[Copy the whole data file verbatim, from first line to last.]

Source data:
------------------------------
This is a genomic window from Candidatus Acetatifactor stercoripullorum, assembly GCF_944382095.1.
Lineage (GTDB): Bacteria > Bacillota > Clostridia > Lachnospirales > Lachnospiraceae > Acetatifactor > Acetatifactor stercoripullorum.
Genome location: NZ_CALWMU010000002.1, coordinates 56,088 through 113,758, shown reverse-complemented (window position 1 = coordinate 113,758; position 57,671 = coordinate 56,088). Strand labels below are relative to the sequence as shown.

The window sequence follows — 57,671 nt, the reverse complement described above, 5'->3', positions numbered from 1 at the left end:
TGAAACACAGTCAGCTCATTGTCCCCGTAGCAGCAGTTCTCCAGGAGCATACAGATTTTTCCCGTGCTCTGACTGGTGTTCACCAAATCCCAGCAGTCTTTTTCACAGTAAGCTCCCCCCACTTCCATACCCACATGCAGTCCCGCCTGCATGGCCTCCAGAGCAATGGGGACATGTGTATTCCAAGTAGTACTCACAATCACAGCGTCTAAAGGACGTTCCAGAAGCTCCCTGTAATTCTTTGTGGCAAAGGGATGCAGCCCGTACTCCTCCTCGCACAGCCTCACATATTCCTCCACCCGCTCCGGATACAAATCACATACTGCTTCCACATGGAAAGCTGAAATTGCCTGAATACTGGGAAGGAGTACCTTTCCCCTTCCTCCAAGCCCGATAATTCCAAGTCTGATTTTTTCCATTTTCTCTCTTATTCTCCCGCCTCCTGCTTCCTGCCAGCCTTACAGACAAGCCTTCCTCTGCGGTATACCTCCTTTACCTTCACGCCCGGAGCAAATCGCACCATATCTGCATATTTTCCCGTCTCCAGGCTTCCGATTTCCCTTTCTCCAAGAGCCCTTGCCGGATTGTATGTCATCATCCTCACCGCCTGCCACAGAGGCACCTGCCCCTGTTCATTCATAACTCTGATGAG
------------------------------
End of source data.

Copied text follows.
This is a genomic window from Candidatus Acetatifactor stercoripullorum, assembly GCF_944382095.1.
Lineage (GTDB): Bacteria > Bacillota > Clostridia > Lachnospirales > Lachnospiraceae > Acetatifactor > Acetatifactor stercoripullorum.
Genome location: NZ_CALWMU010000002.1, coordinates 56,088 through 113,758, shown reverse-complemented (window position 1 = coordinate 113,758; position 57,671 = coordinate 56,088). Strand labels below are relative to the sequence as shown.

The window sequence follows — 57,671 nt, the reverse complement described above, 5'->3', positions numbered from 1 at the left end:
TGAAACACAGTCAGCTCATTGTCCCCGTAGCAGCAGTTCTCCAGGAGCATACAGATTTTTCCCGTGCTCTGACTGGTGTTCACCAAATCCCAGCAGTCTTTTTCACAGTAAGCTCCCCCCACTTCCATACCCACATGCAGTCCCGCCTGCATGGCCTCCAGAGCAATGGGGACATGTGTATTCCAAGTAGTACTCACAATCACAGCGTCTAAAGGACGTTCCAGAAGCTCCCTGTAATTCTTTGTGGCAAAGGGATGCAGCCCGTACTCCTCCTCGCACAGCCTCACATATTCCTCCACCCGCTCCGGATACAAATCACATACTGCTTCCACATGGAAAGCTGAAATTGCCTGAATACTGGGAAGGAGTACCTTTCCCCTTCCTCCAAGCCCGATAATTCCAAGTCTGATTTTTTCCATTTTCTCTCTTATTCTCCCGCCTCCTGCTTCCTGCCAGCCTTACAGACAAGCCTTCCTCTGCGGTATACCTCCTTTACCTTCACGCCCGGAGCAAATCGCACCATATCTGCATATTTTCCCGTCTCCAGGCTTCCGATTTCCCTTTCTCCAAGAGCCCTTGCCGGATTGTATGTCATCATCCTCACCGCCTGCCACAGAGGCACCTGCCCCTGTTCATTCATAACTCTGATGAG